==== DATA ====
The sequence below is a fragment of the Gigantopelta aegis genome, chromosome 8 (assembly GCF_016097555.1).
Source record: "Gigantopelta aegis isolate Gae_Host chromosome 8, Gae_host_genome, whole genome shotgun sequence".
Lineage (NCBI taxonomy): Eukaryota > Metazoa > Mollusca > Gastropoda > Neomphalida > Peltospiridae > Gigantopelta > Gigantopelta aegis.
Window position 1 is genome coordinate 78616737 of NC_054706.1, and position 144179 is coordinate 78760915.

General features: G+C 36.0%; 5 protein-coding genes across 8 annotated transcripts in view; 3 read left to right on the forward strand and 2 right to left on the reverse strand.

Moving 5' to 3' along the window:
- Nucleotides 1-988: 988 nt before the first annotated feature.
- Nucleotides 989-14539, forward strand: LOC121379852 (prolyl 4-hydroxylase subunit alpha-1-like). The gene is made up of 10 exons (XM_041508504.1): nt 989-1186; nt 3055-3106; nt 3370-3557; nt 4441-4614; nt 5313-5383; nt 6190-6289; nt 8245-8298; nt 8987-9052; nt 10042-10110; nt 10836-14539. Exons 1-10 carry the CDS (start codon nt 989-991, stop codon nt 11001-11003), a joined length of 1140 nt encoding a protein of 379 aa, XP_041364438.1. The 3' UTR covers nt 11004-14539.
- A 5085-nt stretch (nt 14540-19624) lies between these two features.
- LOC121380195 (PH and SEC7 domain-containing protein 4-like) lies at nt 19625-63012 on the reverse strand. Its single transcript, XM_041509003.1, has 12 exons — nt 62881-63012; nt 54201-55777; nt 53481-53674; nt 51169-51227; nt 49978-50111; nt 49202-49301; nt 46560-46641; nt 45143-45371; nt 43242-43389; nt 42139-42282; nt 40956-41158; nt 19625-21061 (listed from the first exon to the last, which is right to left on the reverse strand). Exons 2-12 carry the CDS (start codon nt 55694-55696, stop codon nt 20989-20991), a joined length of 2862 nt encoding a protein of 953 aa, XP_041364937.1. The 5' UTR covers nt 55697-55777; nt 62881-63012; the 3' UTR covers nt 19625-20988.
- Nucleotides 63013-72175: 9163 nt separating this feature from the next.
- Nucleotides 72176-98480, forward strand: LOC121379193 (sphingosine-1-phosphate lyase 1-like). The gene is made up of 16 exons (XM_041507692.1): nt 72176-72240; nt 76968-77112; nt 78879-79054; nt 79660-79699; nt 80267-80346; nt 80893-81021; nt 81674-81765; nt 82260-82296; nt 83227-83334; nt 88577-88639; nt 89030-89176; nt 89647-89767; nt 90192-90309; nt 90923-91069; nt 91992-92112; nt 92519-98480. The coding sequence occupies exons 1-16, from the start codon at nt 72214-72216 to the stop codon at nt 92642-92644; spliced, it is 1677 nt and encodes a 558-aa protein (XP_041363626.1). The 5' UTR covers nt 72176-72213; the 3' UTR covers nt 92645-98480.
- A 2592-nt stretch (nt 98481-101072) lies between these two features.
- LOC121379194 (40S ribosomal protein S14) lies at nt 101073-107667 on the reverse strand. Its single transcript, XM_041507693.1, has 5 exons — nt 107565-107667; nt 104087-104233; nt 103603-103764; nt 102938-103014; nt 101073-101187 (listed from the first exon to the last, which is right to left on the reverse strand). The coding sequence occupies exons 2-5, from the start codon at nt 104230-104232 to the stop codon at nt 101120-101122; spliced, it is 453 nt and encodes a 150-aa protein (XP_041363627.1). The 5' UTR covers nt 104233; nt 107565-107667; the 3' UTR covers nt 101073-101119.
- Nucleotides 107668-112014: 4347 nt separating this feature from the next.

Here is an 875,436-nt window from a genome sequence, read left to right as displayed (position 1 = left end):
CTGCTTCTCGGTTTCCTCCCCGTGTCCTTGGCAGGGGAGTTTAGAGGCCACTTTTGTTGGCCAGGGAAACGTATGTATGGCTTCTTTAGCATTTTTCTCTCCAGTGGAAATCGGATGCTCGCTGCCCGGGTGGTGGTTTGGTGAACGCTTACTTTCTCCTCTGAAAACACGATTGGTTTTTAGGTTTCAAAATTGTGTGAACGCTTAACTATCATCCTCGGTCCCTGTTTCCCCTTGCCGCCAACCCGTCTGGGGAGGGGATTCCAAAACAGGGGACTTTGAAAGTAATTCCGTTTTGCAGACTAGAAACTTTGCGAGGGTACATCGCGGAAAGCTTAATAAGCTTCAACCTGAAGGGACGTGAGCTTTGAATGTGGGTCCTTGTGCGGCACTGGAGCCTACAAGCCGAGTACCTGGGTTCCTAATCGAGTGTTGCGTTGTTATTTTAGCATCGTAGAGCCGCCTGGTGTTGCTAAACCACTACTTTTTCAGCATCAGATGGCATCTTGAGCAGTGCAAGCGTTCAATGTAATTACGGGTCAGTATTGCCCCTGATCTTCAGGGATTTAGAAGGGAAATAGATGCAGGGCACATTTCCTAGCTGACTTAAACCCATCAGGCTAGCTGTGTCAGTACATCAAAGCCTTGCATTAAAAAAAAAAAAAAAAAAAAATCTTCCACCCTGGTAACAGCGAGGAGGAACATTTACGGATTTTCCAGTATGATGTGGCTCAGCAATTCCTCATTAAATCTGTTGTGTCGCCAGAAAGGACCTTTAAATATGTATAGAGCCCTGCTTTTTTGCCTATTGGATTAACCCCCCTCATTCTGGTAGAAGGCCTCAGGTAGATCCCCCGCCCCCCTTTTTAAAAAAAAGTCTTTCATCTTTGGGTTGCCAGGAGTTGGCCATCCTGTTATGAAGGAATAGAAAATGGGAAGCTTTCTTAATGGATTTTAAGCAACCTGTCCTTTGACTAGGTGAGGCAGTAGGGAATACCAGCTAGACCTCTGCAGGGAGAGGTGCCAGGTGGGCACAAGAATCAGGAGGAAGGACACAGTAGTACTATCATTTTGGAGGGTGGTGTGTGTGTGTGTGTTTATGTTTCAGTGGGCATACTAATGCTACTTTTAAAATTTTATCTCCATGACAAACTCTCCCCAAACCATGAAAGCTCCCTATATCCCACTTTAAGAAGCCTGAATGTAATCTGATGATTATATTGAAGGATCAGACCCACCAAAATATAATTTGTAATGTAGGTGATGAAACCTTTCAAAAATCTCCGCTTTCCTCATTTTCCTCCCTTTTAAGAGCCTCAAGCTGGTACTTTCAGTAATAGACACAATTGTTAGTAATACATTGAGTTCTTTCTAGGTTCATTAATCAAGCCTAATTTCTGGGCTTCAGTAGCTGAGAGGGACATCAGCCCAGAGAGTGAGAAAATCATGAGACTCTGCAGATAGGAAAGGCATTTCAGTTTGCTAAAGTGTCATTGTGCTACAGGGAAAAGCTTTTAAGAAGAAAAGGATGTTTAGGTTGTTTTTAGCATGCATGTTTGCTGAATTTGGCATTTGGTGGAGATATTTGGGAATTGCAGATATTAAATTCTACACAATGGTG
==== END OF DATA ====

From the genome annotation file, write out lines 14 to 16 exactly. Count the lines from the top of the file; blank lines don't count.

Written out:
- LOC121379194 (40S ribosomal protein S14) lies at nt 101073-107667 on the reverse strand. Its single transcript, XM_041507693.1, has 5 exons — nt 107565-107667; nt 104087-104233; nt 103603-103764; nt 102938-103014; nt 101073-101187 (listed from the first exon to the last, which is right to left on the reverse strand). The coding sequence occupies exons 2-5, from the start codon at nt 104230-104232 to the stop codon at nt 101120-101122; spliced, it is 453 nt and encodes a 150-aa protein (XP_041363627.1). The 5' UTR covers nt 104233; nt 107565-107667; the 3' UTR covers nt 101073-101119.
- Nucleotides 107668-112014: 4347 nt separating this feature from the next.

Here is an 875,436-nt window from a genome sequence, read left to right as displayed (position 1 = left end):